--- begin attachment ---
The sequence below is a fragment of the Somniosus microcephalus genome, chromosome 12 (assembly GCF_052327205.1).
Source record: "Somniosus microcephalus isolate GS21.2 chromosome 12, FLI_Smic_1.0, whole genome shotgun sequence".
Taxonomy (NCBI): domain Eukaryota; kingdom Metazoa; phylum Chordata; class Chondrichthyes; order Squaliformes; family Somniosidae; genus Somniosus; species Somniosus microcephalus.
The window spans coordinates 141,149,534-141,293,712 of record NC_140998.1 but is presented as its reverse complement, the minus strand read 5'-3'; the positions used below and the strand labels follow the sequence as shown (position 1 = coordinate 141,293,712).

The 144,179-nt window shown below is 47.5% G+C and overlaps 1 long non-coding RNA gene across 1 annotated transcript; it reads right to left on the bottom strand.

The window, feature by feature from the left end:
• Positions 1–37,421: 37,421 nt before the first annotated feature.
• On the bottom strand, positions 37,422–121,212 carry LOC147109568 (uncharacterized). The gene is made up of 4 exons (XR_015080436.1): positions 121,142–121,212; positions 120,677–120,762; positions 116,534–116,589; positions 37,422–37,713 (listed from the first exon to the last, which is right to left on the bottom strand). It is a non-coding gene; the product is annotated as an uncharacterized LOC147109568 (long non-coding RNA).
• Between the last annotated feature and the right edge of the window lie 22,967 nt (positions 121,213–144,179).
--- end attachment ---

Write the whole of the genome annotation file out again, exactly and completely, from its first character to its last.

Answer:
The sequence below is a fragment of the Somniosus microcephalus genome, chromosome 12 (assembly GCF_052327205.1).
Source record: "Somniosus microcephalus isolate GS21.2 chromosome 12, FLI_Smic_1.0, whole genome shotgun sequence".
Taxonomy (NCBI): domain Eukaryota; kingdom Metazoa; phylum Chordata; class Chondrichthyes; order Squaliformes; family Somniosidae; genus Somniosus; species Somniosus microcephalus.
The window spans coordinates 141,149,534-141,293,712 of record NC_140998.1 but is presented as its reverse complement, the minus strand read 5'-3'; the positions used below and the strand labels follow the sequence as shown (position 1 = coordinate 141,293,712).

The 144,179-nt window shown below is 47.5% G+C and overlaps 1 long non-coding RNA gene across 1 annotated transcript; it reads right to left on the bottom strand.

The window, feature by feature from the left end:
• Positions 1–37,421: 37,421 nt before the first annotated feature.
• On the bottom strand, positions 37,422–121,212 carry LOC147109568 (uncharacterized). The gene is made up of 4 exons (XR_015080436.1): positions 121,142–121,212; positions 120,677–120,762; positions 116,534–116,589; positions 37,422–37,713 (listed from the first exon to the last, which is right to left on the bottom strand). It is a non-coding gene; the product is annotated as an uncharacterized LOC147109568 (long non-coding RNA).
• Between the last annotated feature and the right edge of the window lie 22,967 nt (positions 121,213–144,179).